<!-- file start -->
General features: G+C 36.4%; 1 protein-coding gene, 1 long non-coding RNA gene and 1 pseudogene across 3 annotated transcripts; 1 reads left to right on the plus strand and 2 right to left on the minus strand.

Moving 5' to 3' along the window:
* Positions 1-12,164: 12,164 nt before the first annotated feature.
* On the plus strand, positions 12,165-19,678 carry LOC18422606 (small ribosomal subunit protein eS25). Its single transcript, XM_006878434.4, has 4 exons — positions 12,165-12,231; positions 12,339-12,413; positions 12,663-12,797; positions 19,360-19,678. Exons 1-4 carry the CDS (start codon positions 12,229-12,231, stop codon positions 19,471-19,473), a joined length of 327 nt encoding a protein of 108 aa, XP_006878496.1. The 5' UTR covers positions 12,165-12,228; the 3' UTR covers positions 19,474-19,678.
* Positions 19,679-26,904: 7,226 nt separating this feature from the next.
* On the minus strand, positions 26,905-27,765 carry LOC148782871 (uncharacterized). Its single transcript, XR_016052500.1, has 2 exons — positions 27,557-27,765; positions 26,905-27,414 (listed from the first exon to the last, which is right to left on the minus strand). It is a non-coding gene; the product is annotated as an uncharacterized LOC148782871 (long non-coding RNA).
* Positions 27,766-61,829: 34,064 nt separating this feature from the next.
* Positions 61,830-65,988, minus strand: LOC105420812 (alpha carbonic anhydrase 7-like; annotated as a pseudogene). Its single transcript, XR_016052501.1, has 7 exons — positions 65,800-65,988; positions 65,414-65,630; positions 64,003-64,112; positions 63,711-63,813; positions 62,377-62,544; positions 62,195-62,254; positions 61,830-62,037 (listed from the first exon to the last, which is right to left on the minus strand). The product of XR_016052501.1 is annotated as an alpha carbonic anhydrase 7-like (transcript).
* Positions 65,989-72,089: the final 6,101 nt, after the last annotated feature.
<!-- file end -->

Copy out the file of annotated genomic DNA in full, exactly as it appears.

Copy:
General features: G+C 36.4%; 1 protein-coding gene, 1 long non-coding RNA gene and 1 pseudogene across 3 annotated transcripts; 1 reads left to right on the plus strand and 2 right to left on the minus strand.

Moving 5' to 3' along the window:
* Positions 1-12,164: 12,164 nt before the first annotated feature.
* On the plus strand, positions 12,165-19,678 carry LOC18422606 (small ribosomal subunit protein eS25). Its single transcript, XM_006878434.4, has 4 exons — positions 12,165-12,231; positions 12,339-12,413; positions 12,663-12,797; positions 19,360-19,678. Exons 1-4 carry the CDS (start codon positions 12,229-12,231, stop codon positions 19,471-19,473), a joined length of 327 nt encoding a protein of 108 aa, XP_006878496.1. The 5' UTR covers positions 12,165-12,228; the 3' UTR covers positions 19,474-19,678.
* Positions 19,679-26,904: 7,226 nt separating this feature from the next.
* On the minus strand, positions 26,905-27,765 carry LOC148782871 (uncharacterized). Its single transcript, XR_016052500.1, has 2 exons — positions 27,557-27,765; positions 26,905-27,414 (listed from the first exon to the last, which is right to left on the minus strand). It is a non-coding gene; the product is annotated as an uncharacterized LOC148782871 (long non-coding RNA).
* Positions 27,766-61,829: 34,064 nt separating this feature from the next.
* Positions 61,830-65,988, minus strand: LOC105420812 (alpha carbonic anhydrase 7-like; annotated as a pseudogene). Its single transcript, XR_016052501.1, has 7 exons — positions 65,800-65,988; positions 65,414-65,630; positions 64,003-64,112; positions 63,711-63,813; positions 62,377-62,544; positions 62,195-62,254; positions 61,830-62,037 (listed from the first exon to the last, which is right to left on the minus strand). The product of XR_016052501.1 is annotated as an alpha carbonic anhydrase 7-like (transcript).
* Positions 65,989-72,089: the final 6,101 nt, after the last annotated feature.